A heat-screening glass was prepared using an in-line magnetron sputtering apparatus equipped with cathodes measuring 20 by 5 inches, one cathode provided with a titanium target and the other cathode provided with a silicon target. For coating of titanium nitride film (5 nm thick), a sheet glass was moved past the target at a prescribed speed in an atmosphere of nitrogen at a reduced pressure of 0.4 P. On the titanium nitride film was formed a protective film (20 nm thick) of silicon oxynitride using the silicon target in an atmosphere composed of 98 vol % nitrogen and 2 vol % oxygen. Thus there was obtained example 1 of heat-screening glass. Example 1 was tested for durability of the protective film. The results are shown in Table. Incidentally, glow discharge remained stable while the protective film was formed.

EXAMPLE 2

The same procedure as in Example 1 was repeated to give Example 2 of the heat-screening glass except that the protective film of silicon oxynitride was formed in an atmosphere composed of 90 vol % nitrogen and 10 vol % oxygen. Example 2 was tested for durability of the protective film. The results are shown in Table. Incidentally, glow discharge remained stable while the protective film was formed.

EXAMPLE 3

The same procedure as in Example 1 was repeated to give Example 3 of the heat-screening glass except that the protective film of silicon oxynitride was formed in an atmosphere composed of 98 vol % nitrogen and 2 vol % oxygen. Example 3 was tested for durability of the protective film. The results are shown in Table. Incidentally, glow discharge remained stable while the protective film was formed.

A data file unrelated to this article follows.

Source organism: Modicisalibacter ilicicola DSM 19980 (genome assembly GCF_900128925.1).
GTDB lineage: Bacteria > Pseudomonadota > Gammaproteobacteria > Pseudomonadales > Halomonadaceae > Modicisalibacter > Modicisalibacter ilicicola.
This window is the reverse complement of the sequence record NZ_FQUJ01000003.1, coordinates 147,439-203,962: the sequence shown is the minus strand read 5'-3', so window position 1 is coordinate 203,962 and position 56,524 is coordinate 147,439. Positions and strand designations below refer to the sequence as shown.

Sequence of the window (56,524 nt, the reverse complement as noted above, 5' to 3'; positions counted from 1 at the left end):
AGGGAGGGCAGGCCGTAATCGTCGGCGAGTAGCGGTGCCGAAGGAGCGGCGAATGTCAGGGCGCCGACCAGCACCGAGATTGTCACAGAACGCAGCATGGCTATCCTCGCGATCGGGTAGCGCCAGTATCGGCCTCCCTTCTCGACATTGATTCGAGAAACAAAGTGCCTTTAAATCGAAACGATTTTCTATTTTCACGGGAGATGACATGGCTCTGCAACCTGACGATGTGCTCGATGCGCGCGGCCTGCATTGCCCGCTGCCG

EXAMPLE 4

The same procedure as in Example 1 was repeated to give Example 4 of the heat-screening glass except that the protective film of silicon oxynitride was formed in an atmosphere composed of 90 vol % nitrogen and 10 vol % oxygen. Example 4 was tested for durability of the protective film. The results are shown in Table. Incidentally, glow discharge remained stable while the protective film was formed.

EXAMPLE 5

The same procedure as in Example 1 was repeated to give Example 5 of the heat-screening glass except that the protective film of silicon oxynitride was formed in an atmosphere composed of 95 vol % nitrogen and 5 vol % oxygen. Example 5 was tested for durability of the protective film. The results are shown in Table. Incidentally, glow discharge remained stable while the protective film was formed.